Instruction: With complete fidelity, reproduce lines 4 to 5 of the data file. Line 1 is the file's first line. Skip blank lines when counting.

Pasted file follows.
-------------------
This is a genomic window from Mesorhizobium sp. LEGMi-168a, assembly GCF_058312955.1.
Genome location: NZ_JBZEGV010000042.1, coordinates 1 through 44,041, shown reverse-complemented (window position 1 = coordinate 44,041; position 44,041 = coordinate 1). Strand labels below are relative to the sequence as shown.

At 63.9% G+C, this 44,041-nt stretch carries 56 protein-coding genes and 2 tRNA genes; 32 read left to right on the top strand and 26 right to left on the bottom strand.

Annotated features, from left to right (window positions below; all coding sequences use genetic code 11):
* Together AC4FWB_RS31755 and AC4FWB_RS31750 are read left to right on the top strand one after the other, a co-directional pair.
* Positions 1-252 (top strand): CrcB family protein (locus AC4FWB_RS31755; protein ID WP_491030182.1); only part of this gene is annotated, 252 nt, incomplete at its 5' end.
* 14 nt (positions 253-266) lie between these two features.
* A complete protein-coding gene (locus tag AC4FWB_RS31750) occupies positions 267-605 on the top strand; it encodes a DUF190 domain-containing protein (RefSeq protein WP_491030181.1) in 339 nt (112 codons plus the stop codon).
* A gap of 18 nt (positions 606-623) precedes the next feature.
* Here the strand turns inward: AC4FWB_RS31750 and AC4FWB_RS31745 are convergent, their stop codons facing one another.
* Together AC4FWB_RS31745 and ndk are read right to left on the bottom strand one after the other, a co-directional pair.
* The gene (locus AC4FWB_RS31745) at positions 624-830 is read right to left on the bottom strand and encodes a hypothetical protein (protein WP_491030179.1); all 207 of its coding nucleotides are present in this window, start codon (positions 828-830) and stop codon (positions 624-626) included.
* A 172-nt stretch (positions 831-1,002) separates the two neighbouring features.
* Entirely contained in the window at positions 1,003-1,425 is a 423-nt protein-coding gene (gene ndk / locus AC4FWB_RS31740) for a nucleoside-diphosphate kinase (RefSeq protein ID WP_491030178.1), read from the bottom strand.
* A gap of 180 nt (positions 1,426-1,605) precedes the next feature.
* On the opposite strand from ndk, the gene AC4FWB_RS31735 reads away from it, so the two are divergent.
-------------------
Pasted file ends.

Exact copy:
Annotated features, from left to right (window positions below; all coding sequences use genetic code 11):
* Together AC4FWB_RS31755 and AC4FWB_RS31750 are read left to right on the top strand one after the other, a co-directional pair.